As a high school student, I attended an underperforming school under state-mandated reform, and I felt like almost all of my teachers were replaced over the summer when the school started the recovery process. Then, as a teacher, I was once again part of a school where half the staff was replaced as the school began reforms. Both of these experiences remind me that real people are living through these policies designed to improve student achievement. They remind me to keep students and educators at the forefront of my research. It’s not just about test scores or efficient use of resources. These interventions affect real people in complex ways, and my goal is to provide as much evidence as possible to uncover the many intended and unintended effects of school reforms.

What are some of the most pressing issues related to underperforming schools?

High teacher turnover rates are one of the most pressing barriers to improvement in chronically underperforming schools. The research is fairly consistent in showing that low performing schools tend to have high levels of overall turnover and particularly turnover among the most effective teachers. Without additional resources and support to retain these educators, underperforming schools tend to fall into a cycle of instability where attempts to improve falter year after year as a large portion of the teaching staff leaves. I think a very common misconception about school reform is the idea that one-time investments will “fix” problems, and they will stay fixed, when in fact there are structural causes for schools underperformers that require an improvement strategy to begin with. with sustainability in mind.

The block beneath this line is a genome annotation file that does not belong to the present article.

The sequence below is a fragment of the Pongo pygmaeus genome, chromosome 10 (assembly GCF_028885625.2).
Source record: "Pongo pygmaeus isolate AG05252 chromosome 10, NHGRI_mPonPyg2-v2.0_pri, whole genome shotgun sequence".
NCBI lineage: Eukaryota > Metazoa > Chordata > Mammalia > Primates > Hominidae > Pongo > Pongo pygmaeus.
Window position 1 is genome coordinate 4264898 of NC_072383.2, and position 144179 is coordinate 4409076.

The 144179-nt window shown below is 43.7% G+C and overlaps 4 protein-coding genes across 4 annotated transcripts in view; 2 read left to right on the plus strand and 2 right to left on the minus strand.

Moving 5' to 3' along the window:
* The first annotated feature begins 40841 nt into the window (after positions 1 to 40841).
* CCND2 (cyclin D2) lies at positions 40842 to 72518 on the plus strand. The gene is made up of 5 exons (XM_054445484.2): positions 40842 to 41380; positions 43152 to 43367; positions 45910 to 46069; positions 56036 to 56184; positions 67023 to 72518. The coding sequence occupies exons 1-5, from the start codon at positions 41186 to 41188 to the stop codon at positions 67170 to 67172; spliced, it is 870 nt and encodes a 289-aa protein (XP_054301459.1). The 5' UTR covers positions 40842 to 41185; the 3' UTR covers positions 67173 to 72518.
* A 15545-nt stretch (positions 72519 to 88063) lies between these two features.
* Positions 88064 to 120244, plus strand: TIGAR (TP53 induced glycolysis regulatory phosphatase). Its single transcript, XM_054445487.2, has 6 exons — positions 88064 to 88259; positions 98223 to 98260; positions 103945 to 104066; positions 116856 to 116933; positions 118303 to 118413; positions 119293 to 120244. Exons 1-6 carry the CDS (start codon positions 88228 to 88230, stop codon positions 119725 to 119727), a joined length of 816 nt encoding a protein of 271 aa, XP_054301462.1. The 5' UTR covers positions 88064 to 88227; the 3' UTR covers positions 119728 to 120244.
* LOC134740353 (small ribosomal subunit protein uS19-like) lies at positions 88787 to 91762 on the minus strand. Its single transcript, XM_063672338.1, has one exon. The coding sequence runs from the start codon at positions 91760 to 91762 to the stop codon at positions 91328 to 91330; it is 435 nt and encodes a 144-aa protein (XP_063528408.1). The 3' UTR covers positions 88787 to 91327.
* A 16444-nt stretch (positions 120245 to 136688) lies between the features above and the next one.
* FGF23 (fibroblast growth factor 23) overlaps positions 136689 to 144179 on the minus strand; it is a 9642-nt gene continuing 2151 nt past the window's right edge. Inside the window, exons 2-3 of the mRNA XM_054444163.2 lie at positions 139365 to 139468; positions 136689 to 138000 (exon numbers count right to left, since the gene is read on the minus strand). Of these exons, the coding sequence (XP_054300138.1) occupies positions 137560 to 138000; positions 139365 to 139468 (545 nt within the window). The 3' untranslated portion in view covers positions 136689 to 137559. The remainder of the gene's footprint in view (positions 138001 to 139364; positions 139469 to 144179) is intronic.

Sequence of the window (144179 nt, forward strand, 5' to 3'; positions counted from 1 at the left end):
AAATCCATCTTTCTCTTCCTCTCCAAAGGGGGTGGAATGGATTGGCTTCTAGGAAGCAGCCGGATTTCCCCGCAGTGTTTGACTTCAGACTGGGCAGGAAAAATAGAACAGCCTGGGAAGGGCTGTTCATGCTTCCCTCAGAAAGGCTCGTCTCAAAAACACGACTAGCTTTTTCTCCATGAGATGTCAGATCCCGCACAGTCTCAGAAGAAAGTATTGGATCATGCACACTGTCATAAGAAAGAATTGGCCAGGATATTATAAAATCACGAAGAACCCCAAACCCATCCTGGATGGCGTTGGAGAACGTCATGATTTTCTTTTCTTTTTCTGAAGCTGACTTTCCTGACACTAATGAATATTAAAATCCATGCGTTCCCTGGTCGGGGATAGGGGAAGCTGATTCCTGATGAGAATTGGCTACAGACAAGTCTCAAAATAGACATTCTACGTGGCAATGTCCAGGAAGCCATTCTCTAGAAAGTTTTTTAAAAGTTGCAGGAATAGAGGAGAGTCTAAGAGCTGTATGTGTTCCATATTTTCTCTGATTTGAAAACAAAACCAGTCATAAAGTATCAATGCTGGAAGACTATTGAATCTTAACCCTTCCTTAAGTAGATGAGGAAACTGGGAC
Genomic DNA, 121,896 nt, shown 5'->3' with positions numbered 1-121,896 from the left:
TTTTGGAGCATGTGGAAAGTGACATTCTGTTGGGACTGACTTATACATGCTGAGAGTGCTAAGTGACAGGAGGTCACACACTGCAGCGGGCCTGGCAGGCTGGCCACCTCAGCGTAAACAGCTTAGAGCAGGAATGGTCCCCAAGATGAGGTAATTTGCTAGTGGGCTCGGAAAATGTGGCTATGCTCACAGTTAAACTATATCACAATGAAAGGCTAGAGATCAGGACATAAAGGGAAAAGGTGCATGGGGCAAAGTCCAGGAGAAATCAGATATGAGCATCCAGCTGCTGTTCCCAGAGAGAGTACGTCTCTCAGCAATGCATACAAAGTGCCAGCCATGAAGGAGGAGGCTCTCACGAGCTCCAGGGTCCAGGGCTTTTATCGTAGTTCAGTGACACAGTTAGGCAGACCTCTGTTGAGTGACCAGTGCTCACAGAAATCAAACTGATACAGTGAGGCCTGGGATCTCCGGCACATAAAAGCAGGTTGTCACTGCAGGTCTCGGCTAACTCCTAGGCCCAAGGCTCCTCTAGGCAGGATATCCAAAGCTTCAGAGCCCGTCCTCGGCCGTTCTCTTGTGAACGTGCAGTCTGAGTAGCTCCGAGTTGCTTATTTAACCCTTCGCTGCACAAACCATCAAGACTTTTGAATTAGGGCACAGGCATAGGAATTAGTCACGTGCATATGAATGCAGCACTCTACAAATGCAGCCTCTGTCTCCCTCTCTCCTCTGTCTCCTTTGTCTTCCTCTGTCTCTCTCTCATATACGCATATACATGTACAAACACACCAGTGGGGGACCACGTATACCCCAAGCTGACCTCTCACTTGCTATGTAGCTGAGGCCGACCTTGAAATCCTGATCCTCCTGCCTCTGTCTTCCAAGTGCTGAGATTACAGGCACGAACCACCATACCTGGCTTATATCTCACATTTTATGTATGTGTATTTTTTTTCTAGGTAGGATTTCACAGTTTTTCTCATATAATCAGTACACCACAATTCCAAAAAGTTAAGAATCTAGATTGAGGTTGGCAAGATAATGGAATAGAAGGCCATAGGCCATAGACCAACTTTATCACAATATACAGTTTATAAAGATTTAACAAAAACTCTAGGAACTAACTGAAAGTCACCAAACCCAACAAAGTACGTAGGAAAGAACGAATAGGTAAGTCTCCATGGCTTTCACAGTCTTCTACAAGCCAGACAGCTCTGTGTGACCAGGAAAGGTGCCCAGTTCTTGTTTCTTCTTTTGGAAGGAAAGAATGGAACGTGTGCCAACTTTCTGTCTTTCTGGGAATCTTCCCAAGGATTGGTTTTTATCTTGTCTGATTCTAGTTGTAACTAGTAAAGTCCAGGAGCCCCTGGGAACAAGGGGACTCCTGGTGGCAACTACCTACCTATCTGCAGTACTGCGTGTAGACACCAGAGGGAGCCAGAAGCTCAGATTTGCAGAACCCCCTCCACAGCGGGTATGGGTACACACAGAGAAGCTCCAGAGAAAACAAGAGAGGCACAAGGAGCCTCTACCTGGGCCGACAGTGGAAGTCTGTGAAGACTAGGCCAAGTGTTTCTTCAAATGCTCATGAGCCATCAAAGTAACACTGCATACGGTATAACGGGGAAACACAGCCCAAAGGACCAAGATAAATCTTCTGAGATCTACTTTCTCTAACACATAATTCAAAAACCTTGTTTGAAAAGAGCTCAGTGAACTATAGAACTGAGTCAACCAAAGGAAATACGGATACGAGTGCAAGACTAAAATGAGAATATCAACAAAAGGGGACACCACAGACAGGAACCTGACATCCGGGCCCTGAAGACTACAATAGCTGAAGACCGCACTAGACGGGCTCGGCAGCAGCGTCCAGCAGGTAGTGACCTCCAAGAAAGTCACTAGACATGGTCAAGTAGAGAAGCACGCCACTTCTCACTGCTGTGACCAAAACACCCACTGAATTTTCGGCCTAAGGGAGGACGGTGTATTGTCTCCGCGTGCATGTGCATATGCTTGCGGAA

Can you share some of the research you plan to share at the Town Hall event on February 9?

I intend to share an overview of the four main components of effective reform models that keep coming up in the research literature: leadership, human capital, school culture, and improvement planning. Research points to aligned leadership at multiple levels of governance (state, district, school), commitment to recruiting and retaining effective staff, investing staff in a consistent culture of improvement, and data-driven planning as ingredients key assets for effective school reforms.

How do you hope your research will help create more equitable school experiences for all students?